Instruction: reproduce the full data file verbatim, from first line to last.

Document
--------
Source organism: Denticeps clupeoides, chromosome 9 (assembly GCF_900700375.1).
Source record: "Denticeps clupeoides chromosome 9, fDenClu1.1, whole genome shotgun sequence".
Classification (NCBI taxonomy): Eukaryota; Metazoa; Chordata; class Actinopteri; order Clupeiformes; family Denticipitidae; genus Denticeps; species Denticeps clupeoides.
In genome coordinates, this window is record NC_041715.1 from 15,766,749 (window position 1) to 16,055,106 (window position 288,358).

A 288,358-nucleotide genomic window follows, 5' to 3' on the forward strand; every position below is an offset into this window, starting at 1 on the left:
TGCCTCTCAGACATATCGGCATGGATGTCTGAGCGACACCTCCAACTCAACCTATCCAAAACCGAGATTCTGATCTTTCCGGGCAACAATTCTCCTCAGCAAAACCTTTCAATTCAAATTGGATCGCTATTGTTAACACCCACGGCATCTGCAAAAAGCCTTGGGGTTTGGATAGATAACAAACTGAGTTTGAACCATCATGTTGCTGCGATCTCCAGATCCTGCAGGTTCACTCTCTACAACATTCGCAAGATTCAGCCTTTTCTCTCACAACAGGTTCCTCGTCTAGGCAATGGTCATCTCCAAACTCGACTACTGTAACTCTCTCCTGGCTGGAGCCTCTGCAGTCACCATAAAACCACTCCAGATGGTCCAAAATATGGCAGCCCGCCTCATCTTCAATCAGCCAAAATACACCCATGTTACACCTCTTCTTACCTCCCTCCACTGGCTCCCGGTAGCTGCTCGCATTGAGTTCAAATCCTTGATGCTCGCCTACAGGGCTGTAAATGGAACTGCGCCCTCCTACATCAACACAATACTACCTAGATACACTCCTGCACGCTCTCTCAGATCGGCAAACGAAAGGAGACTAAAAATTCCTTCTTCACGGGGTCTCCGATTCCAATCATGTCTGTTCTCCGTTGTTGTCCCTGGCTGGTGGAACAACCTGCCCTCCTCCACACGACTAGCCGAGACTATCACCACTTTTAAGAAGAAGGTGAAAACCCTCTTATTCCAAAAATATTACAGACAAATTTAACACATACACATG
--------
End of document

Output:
Source organism: Denticeps clupeoides, chromosome 9 (assembly GCF_900700375.1).
Source record: "Denticeps clupeoides chromosome 9, fDenClu1.1, whole genome shotgun sequence".
Classification (NCBI taxonomy): Eukaryota; Metazoa; Chordata; class Actinopteri; order Clupeiformes; family Denticipitidae; genus Denticeps; species Denticeps clupeoides.
In genome coordinates, this window is record NC_041715.1 from 15,766,749 (window position 1) to 16,055,106 (window position 288,358).

A 288,358-nucleotide genomic window follows, 5' to 3' on the forward strand; every position below is an offset into this window, starting at 1 on the left:
TGCCTCTCAGACATATCGGCATGGATGTCTGAGCGACACCTCCAACTCAACCTATCCAAAACCGAGATTCTGATCTTTCCGGGCAACAATTCTCCTCAGCAAAACCTTTCAATTCAAATTGGATCGCTATTGTTAACACCCACGGCATCTGCAAAAAGCCTTGGGGTTTGGATAGATAACAAACTGAGTTTGAACCATCATGTTGCTGCGATCTCCAGATCCTGCAGGTTCACTCTCTACAACATTCGCAAGATTCAGCCTTTTCTCTCACAACAGGTTCCTCGTCTAGGCAATGGTCATCTCCAAACTCGACTACTGTAACTCTCTCCTGGCTGGAGCCTCTGCAGTCACCATAAAACCACTCCAGATGGTCCAAAATATGGCAGCCCGCCTCATCTTCAATCAGCCAAAATACACCCATGTTACACCTCTTCTTACCTCCCTCCACTGGCTCCCGGTAGCTGCTCGCATTGAGTTCAAATCCTTGATGCTCGCCTACAGGGCTGTAAATGGAACTGCGCCCTCCTACATCAACACAATACTACCTAGATACACTCCTGCACGCTCTCTCAGATCGGCAAACGAAAGGAGACTAAAAATTCCTTCTTCACGGGGTCTCCGATTCCAATCATGTCTGTTCTCCGTTGTTGTCCCTGGCTGGTGGAACAACCTGCCCTCCTCCACACGACTAGCCGAGACTATCACCACTTTTAAGAAGAAGGTGAAAACCCTCTTATTCCAAAAATATTACAGACAAATTTAACACATACACATG